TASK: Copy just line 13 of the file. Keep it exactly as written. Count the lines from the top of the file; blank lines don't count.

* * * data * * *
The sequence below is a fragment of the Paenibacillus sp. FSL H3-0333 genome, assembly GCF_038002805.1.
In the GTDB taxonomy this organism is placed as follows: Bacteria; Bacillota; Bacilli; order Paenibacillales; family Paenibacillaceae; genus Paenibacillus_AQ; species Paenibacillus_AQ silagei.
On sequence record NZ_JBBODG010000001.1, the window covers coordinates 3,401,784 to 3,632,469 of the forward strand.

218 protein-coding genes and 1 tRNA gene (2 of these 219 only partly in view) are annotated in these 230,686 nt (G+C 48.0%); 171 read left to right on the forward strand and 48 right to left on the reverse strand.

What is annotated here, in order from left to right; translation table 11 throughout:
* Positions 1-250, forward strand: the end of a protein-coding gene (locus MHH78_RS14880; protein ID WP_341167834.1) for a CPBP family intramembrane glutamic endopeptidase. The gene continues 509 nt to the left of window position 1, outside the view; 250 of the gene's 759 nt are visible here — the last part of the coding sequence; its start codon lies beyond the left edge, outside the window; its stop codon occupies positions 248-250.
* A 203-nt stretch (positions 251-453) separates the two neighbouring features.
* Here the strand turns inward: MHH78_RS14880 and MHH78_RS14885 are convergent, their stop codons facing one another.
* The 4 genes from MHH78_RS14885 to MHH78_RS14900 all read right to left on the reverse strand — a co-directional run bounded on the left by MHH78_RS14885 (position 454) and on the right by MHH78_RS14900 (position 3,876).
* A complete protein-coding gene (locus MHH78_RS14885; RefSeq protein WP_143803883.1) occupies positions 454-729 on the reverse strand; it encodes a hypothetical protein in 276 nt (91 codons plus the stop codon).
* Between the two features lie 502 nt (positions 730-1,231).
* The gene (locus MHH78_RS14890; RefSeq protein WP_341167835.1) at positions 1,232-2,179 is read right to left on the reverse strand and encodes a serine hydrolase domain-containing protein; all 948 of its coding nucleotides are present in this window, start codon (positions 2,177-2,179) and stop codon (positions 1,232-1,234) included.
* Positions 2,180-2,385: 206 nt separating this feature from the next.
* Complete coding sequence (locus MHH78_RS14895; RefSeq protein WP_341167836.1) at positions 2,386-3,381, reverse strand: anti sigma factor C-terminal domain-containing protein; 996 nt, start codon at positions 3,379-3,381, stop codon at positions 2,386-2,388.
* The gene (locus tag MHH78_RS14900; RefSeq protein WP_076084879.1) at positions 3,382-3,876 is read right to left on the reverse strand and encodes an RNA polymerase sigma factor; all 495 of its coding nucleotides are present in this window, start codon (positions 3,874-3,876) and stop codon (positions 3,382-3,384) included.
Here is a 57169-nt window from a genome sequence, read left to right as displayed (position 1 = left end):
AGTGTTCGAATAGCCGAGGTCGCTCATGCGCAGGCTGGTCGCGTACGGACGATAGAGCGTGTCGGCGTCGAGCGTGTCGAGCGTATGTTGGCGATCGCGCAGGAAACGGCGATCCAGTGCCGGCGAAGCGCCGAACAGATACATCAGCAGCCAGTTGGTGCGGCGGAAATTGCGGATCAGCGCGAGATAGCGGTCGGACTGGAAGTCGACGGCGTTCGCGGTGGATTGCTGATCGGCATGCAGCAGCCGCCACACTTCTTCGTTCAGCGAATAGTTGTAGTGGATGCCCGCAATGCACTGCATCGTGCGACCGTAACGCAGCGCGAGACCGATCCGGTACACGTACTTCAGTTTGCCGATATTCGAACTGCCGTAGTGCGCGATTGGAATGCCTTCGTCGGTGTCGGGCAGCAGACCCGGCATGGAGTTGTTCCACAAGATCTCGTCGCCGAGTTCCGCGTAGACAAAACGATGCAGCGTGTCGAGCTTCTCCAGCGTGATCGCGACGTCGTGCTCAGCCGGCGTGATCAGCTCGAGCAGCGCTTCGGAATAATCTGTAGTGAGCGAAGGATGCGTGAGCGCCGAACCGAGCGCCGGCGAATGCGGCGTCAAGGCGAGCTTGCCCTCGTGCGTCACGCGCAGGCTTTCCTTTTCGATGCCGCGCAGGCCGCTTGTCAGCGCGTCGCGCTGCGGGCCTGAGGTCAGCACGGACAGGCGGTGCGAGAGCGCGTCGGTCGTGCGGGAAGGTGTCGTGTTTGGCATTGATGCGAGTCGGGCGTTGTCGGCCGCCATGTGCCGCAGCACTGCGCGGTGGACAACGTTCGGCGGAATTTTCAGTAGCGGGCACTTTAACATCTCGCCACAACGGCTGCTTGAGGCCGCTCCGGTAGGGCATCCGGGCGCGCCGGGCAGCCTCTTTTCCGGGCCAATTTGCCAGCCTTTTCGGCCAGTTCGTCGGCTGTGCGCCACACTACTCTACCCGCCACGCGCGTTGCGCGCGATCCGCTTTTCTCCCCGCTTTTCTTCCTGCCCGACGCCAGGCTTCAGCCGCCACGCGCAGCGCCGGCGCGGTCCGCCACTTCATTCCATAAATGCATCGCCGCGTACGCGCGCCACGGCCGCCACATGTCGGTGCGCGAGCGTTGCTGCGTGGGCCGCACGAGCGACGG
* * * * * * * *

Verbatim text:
* Positions 2,180-2,385: 206 nt separating this feature from the next.